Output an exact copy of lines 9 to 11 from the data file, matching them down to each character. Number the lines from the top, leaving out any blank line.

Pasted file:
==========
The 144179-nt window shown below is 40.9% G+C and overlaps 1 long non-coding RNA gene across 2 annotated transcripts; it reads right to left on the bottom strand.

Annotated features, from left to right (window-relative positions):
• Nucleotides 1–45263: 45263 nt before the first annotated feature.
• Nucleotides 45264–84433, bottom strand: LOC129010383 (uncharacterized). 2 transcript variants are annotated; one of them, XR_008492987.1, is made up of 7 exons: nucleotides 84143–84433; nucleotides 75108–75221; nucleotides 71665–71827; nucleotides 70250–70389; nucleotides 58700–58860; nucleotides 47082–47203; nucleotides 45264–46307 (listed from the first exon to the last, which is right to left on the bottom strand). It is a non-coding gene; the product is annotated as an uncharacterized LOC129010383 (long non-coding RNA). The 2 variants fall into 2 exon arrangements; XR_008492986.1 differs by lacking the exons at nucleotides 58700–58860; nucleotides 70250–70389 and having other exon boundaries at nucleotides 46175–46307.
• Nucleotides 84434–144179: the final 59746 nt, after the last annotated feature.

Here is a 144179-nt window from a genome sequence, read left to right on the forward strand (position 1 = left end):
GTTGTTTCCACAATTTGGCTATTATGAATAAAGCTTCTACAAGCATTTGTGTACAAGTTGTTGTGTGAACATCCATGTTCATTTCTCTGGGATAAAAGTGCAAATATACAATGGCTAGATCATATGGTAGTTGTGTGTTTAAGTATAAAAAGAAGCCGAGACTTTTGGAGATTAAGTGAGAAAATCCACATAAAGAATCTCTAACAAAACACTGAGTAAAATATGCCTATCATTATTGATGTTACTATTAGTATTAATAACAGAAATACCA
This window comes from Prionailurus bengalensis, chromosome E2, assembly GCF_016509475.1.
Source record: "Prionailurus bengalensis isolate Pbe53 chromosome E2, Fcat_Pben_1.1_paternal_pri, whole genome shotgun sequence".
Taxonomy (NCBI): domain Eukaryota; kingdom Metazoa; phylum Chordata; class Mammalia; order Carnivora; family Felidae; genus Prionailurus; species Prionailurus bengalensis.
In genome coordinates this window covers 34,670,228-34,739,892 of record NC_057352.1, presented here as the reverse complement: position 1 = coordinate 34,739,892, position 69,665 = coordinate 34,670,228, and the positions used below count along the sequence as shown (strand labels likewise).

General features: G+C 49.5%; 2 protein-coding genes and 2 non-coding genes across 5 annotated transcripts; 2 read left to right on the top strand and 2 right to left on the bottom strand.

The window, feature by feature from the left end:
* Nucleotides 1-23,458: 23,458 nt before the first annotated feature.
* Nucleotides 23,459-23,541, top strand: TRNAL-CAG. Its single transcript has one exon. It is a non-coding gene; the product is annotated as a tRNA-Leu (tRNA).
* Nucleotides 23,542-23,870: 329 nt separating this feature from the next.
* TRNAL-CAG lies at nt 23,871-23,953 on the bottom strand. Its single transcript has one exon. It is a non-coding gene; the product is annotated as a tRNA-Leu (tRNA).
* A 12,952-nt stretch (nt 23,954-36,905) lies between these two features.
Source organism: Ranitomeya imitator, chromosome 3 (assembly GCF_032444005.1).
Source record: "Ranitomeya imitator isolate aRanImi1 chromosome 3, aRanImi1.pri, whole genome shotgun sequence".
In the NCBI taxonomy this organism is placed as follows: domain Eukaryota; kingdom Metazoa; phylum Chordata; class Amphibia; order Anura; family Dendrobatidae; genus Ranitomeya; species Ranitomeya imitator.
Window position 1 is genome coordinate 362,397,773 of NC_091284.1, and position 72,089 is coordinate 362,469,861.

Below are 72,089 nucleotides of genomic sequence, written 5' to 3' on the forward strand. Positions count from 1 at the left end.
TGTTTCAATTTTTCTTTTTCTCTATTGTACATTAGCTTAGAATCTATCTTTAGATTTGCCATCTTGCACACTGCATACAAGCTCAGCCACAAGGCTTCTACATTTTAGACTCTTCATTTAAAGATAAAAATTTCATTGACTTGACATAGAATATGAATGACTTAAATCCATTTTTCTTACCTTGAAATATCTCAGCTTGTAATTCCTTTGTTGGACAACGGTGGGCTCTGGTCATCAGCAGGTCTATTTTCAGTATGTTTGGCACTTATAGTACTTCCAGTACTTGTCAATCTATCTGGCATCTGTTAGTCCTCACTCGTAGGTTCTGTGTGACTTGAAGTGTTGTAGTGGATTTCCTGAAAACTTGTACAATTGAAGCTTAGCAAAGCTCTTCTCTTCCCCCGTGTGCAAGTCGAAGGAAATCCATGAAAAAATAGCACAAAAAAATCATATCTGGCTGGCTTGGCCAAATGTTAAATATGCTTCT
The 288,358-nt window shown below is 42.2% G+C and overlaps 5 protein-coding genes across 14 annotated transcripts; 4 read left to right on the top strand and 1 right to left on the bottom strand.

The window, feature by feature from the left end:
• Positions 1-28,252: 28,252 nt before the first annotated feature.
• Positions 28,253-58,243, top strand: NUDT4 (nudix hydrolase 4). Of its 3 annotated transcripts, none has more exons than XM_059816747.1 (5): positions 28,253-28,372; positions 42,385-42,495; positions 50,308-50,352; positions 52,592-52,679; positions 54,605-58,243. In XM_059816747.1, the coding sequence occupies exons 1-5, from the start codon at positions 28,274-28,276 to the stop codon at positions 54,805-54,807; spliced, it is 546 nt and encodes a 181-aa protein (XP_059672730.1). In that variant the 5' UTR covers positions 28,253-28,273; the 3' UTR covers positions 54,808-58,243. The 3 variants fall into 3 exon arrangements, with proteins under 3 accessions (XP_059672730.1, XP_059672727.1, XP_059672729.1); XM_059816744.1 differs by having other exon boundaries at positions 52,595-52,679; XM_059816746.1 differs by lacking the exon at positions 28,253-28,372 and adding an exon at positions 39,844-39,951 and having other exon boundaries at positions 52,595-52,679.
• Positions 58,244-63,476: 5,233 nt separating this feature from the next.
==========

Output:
Source record: "Prionailurus bengalensis isolate Pbe53 chromosome E2, Fcat_Pben_1.1_paternal_pri, whole genome shotgun sequence".
Taxonomy (NCBI): domain Eukaryota; kingdom Metazoa; phylum Chordata; class Mammalia; order Carnivora; family Felidae; genus Prionailurus; species Prionailurus bengalensis.
In genome coordinates this window covers 34,670,228-34,739,892 of record NC_057352.1, presented here as the reverse complement: position 1 = coordinate 34,739,892, position 69,665 = coordinate 34,670,228, and the positions used below count along the sequence as shown (strand labels likewise).